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The Other Side by Jacqueline Woodson

The Other Side (edition 2001)

by Jacqueline Woodson, E. B. Lewis (Illustrator)

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1,2992836,031 (4.49)8
Title:The Other Side
Authors:Jacqueline Woodson
Other authors:E. B. Lewis (Illustrator)
Info:Putnam Juvenile (2001), Hardcover, 32 pages
Collections:Your library
Tags:K-3, Friendship, Easy, Multicultural

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The Other Side by Jacqueline Woodson



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Two girls, one black and one white, are curious about each other in a time when it is not safe for them to be friends, so their parents think. Over the summer they work up the courage to tear the fences down between black and white.
  annereid1 | Mar 20, 2017 |
GREAT story to use for symbolism and inferences, and connections to text, self, and world ( )
  rri002 | Mar 3, 2017 |
In this story there are two little girls who live on opposite sides of a long fence. On one side, there is a little African American girl and on the other there is a little white girl. Both of their mothers said that they should not cross the fence, but they get curious when they see one another playing on the other side of the fence. The little white girl, Annie, meets the little African American girl, Clover one day and they begin talking to each other as they sit on the fence. By the end of the book, the group of African American children allowed Annie to play jump rope with them. They all played alongside each other that summer.
This book is a good example of realistic fiction because the characters, setting, and plot are realistic. This book could be considered a historical fiction book as well, but there are no explicit time markers, just implications of the time period through the relationships between the children and the clothes they are wearing in the pictures. But, since there are no explicit time markers, I'm categorizing this book as realistic fiction. It is realistic because the characters are realistic people, the setting shown is one that could very well exist, and the struggle between crossing societal standards is a realistic one.
Media: pencil and watercolor
Age Appropriateness: late primary- intermediate
  khofer15 | Mar 3, 2017 |
The Other Side is a great book to read because it gradually introduces the topic of segregation. The water coloring of the illustrations are also meaningful as well as the symbolism of the fence in the story. The topic of segregation is never explicitly stated in the book but utilizing the characters of the book and setting of the book, Woodson allows reader to realize the separation. The adult figures and some of Clover's friends warn and hint at the "invisiblility" of a line in the eyes of a child during this time. Both Clover and Annie seem to have interest in each other and want to play with each other but because of the predisposed warnings from both sides they cannot. This topic of segregation also introduces the symbolism of the fence. Although it is a physical separation between both races, the symbolic meaning towards the end of the book gives the fence a new meaning than just its apparent role as a fence. When the girls all sit on the fence, the symbolism of the fence as segregation turns to the fence being a place where both sides can come together in unity. The unity is greatly enhanced by the water color median used by E.B.Lewis who is known for his water coloring techniques. As the water colors mix with each other and form a picture, this supports the idea of unification rather than separation. This is most evident in the scene when Annie is helping Clover climb the fence. Both are wearing bright yellow colors that represent unification of color. The Other Side is a great book for both students and teachers to read! ( )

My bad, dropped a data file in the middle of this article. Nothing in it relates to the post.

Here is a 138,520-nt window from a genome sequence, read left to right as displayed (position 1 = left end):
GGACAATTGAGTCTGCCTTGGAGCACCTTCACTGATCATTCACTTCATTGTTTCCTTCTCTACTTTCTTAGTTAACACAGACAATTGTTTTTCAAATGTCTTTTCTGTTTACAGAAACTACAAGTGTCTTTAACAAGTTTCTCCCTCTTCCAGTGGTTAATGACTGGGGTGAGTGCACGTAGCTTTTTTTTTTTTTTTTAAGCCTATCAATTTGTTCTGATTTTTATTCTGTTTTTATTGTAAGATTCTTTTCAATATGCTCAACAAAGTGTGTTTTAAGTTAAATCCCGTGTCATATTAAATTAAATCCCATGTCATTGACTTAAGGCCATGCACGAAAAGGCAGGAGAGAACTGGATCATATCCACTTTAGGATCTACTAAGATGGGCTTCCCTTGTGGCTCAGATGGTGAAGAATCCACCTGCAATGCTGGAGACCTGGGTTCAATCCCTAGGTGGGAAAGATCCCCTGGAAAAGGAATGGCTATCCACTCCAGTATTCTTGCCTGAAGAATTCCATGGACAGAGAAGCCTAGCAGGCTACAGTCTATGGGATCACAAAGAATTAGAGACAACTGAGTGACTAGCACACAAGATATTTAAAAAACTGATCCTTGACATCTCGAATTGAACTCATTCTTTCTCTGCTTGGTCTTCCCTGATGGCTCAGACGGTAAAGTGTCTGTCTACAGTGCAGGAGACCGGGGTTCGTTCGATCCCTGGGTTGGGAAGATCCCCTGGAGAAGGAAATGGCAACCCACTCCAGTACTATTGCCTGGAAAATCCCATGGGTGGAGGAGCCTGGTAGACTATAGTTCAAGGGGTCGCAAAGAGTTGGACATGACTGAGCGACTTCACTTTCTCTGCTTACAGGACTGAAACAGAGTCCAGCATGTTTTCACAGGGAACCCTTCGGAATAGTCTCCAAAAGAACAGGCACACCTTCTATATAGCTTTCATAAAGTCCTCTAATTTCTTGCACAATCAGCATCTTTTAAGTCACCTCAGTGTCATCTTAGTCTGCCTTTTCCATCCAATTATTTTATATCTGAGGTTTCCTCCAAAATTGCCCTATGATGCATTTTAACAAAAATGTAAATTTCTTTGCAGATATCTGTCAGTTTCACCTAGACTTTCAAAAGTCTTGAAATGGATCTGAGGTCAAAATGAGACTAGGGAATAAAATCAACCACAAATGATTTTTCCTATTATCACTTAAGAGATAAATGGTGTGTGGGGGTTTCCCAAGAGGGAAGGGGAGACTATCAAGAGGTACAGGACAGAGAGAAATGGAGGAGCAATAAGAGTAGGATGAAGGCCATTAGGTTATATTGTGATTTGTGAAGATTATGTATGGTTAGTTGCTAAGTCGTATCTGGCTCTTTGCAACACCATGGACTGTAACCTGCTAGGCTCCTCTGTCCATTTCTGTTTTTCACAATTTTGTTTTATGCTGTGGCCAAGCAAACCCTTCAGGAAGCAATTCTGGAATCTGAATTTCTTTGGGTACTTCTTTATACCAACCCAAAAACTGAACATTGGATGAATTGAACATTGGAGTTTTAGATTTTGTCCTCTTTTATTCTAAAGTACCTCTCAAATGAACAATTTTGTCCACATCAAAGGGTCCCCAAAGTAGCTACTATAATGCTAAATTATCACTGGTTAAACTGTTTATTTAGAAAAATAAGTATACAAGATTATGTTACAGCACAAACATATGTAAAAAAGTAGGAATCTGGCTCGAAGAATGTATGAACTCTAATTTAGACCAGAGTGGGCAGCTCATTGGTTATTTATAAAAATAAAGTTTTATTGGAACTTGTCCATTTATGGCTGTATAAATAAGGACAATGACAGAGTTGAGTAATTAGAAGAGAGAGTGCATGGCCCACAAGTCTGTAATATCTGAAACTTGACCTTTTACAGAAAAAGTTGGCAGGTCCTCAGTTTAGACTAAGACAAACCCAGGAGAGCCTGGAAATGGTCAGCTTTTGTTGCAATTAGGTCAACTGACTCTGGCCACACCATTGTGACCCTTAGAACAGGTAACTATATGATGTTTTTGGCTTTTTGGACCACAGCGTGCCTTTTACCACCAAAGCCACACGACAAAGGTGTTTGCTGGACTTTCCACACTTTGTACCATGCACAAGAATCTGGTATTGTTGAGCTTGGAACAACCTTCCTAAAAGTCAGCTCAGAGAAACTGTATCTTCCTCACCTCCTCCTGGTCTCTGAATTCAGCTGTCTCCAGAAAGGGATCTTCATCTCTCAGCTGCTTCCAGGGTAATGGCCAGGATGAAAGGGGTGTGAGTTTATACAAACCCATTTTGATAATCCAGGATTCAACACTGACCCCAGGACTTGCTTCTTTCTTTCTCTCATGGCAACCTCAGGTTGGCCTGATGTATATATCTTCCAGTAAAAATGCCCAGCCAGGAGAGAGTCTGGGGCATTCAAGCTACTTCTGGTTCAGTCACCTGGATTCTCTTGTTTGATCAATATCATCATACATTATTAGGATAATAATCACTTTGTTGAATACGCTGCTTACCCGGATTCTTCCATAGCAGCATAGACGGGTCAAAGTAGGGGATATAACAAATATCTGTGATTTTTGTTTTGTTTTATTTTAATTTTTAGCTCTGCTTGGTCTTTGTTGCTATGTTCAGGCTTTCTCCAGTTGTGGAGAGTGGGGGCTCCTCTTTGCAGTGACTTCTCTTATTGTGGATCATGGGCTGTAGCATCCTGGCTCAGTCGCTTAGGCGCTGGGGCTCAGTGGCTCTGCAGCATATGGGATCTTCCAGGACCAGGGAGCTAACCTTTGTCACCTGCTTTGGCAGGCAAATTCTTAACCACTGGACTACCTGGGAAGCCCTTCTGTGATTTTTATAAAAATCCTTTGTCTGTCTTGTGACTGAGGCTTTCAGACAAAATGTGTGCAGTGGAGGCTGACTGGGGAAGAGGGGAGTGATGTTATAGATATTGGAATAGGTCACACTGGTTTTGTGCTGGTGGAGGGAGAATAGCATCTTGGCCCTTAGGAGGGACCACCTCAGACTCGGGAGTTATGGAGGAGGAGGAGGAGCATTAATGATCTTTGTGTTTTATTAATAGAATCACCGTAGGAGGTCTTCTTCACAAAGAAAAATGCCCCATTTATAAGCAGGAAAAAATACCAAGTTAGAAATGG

sryoo1 | Feb 28, 2017 |
I loved this book. This is the story of two little girls, one black and one white, whose houses are separated by a fence. Both of their parents told them that they were not allowed to go over the fence. The girls spent weeks observing each other and not saying anything. Eventually, thy communicated and spent their time sitting on the fence with each other. I liked this book because it shows how pure children are. These girls did not understand why they were separated by the fence. They just wanted to be friends. This book shows that skin color does not matter when it comes to making new friends. ( )
  pwalke10 | Feb 27, 2017 |
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» Add other authors

Author nameRoleType of authorWork?Status
Jacqueline Woodsonprimary authorall editionscalculated
Lewis, Earl B.Illustratorsecondary authorall editionsconfirmed

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Book description
Follows the story of two girls who become friends in a very difficult time. This happens during segregation in a small town. The girls use their power to try and change things.
Haiku summary

Amazon.com Product Description (ISBN 0399231161, Hardcover)

Clover's mom says it isn't safe to cross the fence that segregates their African-American side of town from the white side where Anna lives. But the two girls strike up a friendship, and get around the grown-ups' rules by sitting on top of the fence together.

With the addition of a brand-new author's note, this special edition celebrates the tenth anniversary of this classic book. As always, Woodson moves readers with her lyrical narrative, and E. B. Lewis's amazing talent shines in his gorgeous watercolor illustrations.

(retrieved from Amazon Thu, 12 Mar 2015 18:23:18 -0400)

(see all 2 descriptions)

Two girls, one white and one black, gradually get to know each other as they sit on the fence that divides their town.

(summary from another edition)

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